A Lesson in Brambles
I have survived every bad thing that has ever happened to me.
Of course I have--I'm writing this. And, dear reader, so have you.
I've also won so many of life's lotteries, I've lost count. I am rich in ways I have hoped and planned for, and in ways I could not have imagined. And perhaps, dear reader, so are you. Let's go for a walk.
One of the first land projects we completed after moving all of our stuff and selves to these Naked Acres was cutting a path in and around the old corn and soybean field so we could get a lot closer to the action of our wild neighbors: the winged ones, the four-legged and furry, the legless and slithery, and all the rest of God's Critters Who Have a Place in the Choir (if you're not familiar with that song, remind me to sign it for you sometime). Seventeen of the forty-one acres were cut into an L-shaped tillable field, the long part of the letter running north-to-south, and then making a 90 degree turn west toward the creek. The first path we cut simply outlined the entire L-shape, and we delighted in making that left turn from north to west because we could peer into the deep woods to our right that held onto their secrets, and eventually turn left again, heading south, and come to the Hill that sloped parallel to the creek. From the top of that Hill, we have a lovely view of steeple belonging to the little Baptist church three farms over to the east; it was idyllic and just what two urban transplants were taught to expect from living in the country. We stood on that Hill many times, gazing in all directions for long minutes, letting the full reality of our good luck wash over us and drench us in gratitude. Eventually, something would pull our feet forward, and we would continue our prayer down the slope of the Hill southward until the field flattened out and we could peer into the woodsy meadow to the south (we didn't cut a path through that bramble-y overgrowth until our second year).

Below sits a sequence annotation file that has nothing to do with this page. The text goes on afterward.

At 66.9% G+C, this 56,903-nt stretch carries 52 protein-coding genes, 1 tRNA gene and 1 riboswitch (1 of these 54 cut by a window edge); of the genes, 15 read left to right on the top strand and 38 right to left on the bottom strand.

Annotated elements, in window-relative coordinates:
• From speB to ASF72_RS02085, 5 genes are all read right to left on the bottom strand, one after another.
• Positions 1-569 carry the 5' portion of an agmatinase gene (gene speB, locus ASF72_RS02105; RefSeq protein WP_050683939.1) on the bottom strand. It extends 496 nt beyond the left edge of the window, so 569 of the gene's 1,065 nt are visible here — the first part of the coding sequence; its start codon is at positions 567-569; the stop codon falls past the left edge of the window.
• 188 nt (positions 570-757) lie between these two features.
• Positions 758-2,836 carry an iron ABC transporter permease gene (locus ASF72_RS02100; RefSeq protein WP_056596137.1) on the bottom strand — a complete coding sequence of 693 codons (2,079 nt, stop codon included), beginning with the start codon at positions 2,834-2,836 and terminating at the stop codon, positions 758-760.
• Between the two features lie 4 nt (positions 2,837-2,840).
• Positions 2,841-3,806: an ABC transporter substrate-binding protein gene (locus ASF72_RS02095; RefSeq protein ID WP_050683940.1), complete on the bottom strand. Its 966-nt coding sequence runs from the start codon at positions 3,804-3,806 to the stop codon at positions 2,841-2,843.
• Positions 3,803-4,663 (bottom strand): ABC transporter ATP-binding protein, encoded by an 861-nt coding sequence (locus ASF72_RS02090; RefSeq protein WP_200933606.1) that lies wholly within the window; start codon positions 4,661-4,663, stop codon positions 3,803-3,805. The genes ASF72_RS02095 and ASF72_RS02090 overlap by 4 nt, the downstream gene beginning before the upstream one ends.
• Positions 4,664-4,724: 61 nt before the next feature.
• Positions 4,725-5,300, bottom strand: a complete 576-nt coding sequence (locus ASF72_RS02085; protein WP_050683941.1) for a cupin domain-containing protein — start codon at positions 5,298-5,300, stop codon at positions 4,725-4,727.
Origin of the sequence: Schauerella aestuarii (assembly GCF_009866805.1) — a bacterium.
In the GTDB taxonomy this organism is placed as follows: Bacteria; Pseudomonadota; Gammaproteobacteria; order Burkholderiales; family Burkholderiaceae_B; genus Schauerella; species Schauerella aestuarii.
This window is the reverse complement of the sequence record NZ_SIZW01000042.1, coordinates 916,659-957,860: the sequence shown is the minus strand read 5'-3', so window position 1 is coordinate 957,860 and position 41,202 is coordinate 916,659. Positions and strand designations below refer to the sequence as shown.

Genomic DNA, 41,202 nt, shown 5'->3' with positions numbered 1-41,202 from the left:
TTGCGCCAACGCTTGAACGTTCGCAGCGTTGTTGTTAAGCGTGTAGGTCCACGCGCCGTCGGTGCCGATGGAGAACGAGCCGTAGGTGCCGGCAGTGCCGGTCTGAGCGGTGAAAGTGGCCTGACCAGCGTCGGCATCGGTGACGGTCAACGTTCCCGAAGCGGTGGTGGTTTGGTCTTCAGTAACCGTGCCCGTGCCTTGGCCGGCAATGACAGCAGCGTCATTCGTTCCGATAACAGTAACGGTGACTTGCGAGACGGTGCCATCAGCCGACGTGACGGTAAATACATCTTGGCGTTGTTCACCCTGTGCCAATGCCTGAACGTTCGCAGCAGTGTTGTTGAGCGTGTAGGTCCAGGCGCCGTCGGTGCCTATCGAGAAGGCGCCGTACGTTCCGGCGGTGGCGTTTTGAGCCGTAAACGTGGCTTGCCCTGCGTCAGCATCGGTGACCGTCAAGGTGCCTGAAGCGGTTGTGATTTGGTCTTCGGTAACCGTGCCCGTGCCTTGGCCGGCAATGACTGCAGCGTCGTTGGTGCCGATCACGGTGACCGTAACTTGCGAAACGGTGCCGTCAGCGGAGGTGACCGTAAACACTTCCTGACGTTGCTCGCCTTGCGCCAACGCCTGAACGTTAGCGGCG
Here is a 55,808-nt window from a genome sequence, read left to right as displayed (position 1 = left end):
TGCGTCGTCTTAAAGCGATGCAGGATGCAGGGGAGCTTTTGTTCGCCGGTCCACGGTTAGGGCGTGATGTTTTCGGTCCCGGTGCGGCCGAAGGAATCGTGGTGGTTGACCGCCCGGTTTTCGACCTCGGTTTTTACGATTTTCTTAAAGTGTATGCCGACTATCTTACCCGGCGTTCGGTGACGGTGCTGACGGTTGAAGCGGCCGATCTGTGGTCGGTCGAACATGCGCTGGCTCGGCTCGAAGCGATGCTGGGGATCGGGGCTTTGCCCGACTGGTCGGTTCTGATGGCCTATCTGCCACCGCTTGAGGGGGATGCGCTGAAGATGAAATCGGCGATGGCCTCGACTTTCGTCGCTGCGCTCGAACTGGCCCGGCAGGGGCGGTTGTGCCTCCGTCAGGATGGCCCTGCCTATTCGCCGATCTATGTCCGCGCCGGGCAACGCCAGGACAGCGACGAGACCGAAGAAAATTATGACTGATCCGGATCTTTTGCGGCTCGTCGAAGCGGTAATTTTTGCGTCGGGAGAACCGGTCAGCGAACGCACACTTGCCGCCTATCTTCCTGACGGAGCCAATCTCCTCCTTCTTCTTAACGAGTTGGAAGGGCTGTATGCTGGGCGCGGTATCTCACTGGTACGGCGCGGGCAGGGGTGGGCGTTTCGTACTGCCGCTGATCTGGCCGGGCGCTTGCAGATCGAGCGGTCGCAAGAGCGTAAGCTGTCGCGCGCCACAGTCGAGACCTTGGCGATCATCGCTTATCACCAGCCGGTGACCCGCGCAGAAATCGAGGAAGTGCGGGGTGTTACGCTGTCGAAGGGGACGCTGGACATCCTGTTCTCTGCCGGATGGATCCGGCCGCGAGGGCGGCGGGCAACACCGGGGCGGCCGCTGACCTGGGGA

With no plans to ever till that field again, it didn't take long for the ironweed and blackberries to lay claim to it, in random patches that pulled at our jeans and flannel sleeves, daring us to move even an inch further. Keeping the path maintained became a regular spring and summer pilgrimage, involving a neighbor's brush hog mower now and then, and, over the years, a series of riding mowers which the land seemed to enjoy eating on an annual basis. In time, we added a new path that cut a diagonal line from the corner of the L-shape back toward the entrance to the meadow (a place we have knowingly and lovingly come to know as "where the worlds meet"), adding twenty minutes to our walks. Nice.
So here we are, 18+ years and thousands of steps later, and the path has evolved as anyone could expect. Storms have dropped some of the black walnuts across the short section of the L to the west, where the Hill is, and we've not been too fussed about clearing them. Blackberry and multi-flora rose vines, thorny and obstinate, are now thick and tangled, and the most anyone has done in recent years is look at it and turn around, offering a thin promise to clear it up "the next time I'm out this way". But this morning, not quite 30 degrees and a blazing sun well on its way across the sky, I put on my chicken-decorated boots and headed down the path once more, taking the diagonal cut through the field heading northeast. I wanted that view from the Hill, thorns and tangles and all.